When you keep the MICRO in your pocket, the part that isn’t held rigid by your cards will bend, which can be unsightly. Any cards you keep in the back bulge out when folded, making a distinct ridge. Overall, I prefer the Original, but you might find it perfect.

Summary

The SlimFold Original is my new favorite wallet, edging out the Big Skinny Tri-fold. It lies incredibly flat, even when full of cash. The one disadvantage is that there’s no suitable place for my wallet pen, so now I’m in the market for the ideal pocket pen (spoiler: it’s not a Fisher Space Pen, though I do love the shape of the Bullet version). By any other comparison, the Original has the advantage over other wallets I’ve tried.

Disclaimer: I was provided samples in the colors pictured above. The photos are copied from the manufacturer’s site. I strive to keep my reviews fair, frank, and honest. If you’d like to see photos of mine after a few more weeks of wear, please say so in the comments.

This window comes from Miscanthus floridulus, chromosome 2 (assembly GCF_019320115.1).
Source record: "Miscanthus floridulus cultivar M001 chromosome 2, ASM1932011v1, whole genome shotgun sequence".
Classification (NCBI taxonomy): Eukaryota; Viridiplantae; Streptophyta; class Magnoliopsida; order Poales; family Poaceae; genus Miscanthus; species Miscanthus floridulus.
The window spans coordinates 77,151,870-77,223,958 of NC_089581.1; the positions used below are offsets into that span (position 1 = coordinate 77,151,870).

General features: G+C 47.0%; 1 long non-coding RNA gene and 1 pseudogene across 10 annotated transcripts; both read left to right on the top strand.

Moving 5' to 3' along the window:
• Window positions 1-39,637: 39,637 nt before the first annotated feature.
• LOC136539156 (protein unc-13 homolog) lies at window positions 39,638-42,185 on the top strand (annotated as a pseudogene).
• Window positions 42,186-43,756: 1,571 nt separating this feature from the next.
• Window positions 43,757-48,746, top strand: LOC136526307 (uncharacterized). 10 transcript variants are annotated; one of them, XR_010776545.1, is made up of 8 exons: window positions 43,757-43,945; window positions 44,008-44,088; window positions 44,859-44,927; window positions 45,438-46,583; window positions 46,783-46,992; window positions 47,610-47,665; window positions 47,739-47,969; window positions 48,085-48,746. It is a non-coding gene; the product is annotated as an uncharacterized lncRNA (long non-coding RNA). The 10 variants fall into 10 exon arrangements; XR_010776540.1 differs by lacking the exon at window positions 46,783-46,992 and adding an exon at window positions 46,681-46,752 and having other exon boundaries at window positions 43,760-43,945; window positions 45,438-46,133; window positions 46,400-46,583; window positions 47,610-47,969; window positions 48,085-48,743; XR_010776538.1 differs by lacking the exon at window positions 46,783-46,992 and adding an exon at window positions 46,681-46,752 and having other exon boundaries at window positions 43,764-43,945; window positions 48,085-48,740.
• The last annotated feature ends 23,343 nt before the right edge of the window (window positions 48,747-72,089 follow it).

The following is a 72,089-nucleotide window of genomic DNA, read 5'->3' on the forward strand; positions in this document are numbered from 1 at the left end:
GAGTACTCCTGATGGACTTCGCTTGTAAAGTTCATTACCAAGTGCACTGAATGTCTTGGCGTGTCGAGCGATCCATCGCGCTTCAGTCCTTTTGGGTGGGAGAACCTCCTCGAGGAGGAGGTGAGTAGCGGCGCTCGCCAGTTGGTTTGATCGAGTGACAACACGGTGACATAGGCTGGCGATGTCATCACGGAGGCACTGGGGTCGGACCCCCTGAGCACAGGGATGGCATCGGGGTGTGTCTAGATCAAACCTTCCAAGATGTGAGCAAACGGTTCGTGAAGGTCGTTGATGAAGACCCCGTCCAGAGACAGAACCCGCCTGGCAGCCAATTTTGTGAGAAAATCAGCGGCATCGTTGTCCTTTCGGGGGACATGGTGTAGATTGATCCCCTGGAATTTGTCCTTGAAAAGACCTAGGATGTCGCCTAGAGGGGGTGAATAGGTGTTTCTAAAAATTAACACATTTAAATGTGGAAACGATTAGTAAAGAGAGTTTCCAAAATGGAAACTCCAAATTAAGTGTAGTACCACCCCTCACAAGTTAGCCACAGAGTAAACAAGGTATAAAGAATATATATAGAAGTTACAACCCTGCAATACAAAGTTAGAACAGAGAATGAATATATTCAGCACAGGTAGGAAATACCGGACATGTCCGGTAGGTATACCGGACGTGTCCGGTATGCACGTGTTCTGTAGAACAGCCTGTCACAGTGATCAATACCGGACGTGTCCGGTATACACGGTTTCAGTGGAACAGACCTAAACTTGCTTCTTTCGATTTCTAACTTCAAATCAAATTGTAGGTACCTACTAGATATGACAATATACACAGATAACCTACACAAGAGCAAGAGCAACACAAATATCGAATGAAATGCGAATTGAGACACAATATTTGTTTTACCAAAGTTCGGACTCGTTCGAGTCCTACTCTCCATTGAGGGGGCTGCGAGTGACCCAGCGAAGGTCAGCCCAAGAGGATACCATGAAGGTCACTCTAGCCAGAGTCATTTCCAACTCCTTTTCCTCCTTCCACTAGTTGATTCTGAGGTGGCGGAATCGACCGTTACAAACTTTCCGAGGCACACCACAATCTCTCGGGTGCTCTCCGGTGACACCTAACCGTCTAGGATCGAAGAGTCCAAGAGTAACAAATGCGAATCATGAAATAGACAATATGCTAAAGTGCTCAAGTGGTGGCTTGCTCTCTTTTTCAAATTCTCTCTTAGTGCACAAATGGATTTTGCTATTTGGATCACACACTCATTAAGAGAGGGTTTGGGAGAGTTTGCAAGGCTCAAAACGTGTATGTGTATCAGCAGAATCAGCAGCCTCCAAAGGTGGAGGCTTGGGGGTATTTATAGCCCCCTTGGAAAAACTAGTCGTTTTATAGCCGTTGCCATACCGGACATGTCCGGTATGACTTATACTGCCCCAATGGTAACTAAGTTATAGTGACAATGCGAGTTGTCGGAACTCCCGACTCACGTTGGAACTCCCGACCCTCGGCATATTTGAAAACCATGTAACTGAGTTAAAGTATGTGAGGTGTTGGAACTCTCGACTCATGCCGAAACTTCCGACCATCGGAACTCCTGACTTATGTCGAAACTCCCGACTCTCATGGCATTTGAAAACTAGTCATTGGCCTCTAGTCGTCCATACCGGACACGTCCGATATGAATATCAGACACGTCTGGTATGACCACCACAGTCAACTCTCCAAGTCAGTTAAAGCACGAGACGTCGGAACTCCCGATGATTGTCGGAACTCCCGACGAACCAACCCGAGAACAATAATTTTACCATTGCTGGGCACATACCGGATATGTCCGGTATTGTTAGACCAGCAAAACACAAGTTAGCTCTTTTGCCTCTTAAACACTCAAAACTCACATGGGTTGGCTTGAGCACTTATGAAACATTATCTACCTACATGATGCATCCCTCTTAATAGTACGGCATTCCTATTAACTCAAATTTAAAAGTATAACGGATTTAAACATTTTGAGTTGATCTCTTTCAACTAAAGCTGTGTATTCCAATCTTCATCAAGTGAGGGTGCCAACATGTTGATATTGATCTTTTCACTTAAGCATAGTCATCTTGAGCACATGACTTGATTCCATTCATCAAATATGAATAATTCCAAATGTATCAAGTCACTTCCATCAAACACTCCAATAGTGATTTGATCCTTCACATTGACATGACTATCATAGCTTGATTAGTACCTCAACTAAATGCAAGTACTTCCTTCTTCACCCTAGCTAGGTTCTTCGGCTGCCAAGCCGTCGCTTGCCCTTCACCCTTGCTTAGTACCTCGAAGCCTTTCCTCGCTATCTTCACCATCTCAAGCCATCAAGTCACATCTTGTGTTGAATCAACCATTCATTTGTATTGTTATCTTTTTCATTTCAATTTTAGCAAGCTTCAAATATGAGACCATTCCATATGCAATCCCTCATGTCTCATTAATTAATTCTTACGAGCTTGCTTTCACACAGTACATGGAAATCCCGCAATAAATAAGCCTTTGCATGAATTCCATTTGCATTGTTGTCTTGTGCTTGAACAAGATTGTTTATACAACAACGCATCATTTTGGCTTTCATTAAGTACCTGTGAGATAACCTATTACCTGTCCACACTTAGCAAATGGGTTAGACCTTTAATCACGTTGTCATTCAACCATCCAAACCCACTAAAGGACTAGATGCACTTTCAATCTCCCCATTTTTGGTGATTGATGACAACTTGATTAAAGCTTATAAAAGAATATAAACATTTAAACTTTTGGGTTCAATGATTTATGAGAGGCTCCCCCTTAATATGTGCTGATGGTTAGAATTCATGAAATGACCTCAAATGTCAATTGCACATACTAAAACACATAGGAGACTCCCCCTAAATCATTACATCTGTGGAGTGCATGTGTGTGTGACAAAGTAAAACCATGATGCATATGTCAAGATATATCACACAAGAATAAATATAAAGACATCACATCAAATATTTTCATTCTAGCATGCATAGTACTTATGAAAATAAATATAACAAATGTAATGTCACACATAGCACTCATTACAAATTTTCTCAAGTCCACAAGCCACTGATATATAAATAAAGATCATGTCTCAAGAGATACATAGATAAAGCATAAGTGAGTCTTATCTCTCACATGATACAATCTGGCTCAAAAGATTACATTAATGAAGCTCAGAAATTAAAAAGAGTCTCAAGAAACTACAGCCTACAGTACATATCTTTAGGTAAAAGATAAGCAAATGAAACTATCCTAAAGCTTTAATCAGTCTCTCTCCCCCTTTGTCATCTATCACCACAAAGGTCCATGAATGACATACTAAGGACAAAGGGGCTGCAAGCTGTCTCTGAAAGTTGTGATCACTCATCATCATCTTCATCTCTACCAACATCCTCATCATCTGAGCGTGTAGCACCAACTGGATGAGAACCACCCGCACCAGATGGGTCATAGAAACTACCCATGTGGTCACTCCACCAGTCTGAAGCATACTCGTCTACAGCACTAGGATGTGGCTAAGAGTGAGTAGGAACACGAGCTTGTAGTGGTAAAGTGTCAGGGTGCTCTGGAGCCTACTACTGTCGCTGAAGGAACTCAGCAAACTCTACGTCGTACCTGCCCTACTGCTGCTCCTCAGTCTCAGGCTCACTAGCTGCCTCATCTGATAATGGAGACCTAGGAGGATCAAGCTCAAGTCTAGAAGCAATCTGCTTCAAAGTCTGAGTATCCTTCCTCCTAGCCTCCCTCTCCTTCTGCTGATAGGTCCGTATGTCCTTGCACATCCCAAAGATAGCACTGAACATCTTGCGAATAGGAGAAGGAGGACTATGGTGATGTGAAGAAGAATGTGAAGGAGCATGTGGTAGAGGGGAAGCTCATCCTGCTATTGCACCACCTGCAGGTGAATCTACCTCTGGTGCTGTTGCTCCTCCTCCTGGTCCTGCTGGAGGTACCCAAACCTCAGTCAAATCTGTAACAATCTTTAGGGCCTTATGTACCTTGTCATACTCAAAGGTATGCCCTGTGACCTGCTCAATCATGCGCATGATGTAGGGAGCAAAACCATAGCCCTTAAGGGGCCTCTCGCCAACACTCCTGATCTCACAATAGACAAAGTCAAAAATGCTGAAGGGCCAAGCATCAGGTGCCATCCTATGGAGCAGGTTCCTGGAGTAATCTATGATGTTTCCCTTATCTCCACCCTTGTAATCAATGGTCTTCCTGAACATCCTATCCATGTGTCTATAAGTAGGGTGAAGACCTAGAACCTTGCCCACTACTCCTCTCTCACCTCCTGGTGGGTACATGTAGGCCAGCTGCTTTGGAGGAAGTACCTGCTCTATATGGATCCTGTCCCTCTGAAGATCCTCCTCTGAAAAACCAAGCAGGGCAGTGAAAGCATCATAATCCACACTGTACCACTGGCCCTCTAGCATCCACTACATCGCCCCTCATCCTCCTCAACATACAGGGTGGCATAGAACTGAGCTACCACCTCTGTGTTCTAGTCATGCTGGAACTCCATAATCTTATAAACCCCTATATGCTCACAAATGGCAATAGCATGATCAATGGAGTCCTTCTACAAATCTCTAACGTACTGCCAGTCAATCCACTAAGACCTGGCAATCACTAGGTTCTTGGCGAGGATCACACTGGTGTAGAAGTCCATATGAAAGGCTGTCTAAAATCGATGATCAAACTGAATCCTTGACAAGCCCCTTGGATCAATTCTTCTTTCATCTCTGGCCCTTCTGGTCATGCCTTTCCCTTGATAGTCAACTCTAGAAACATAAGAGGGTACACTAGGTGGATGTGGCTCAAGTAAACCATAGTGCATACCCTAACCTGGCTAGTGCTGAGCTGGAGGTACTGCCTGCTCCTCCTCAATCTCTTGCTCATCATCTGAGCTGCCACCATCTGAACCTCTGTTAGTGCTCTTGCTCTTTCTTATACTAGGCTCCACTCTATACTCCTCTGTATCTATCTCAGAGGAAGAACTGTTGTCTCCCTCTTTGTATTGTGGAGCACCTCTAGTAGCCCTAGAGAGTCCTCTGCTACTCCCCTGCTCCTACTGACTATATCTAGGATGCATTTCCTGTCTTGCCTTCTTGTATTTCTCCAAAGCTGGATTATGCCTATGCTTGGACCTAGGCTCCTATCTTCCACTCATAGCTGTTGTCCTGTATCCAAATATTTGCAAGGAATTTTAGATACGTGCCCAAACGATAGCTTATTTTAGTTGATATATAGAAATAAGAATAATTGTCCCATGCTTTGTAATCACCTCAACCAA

Defeating Google SafeSearch

For reasons I won’t try to uncover, “AMI” is a restricted term in Google SafeSearch. If you have SafeSearch turned on, and you search for “amazon linux ami,” Google will helpfully remove “ami” and search only for “amazon linux.”

The word “ami” has been filtered from the search because Google SafeSearch is active.

Luckily, Google will also helpfully correct your spelling, so search instead for “amazon linux amih” and it will show you the results you were looking for.

Showing results for amazon linux ami
Search instead for amazon linux amih

Problem solved!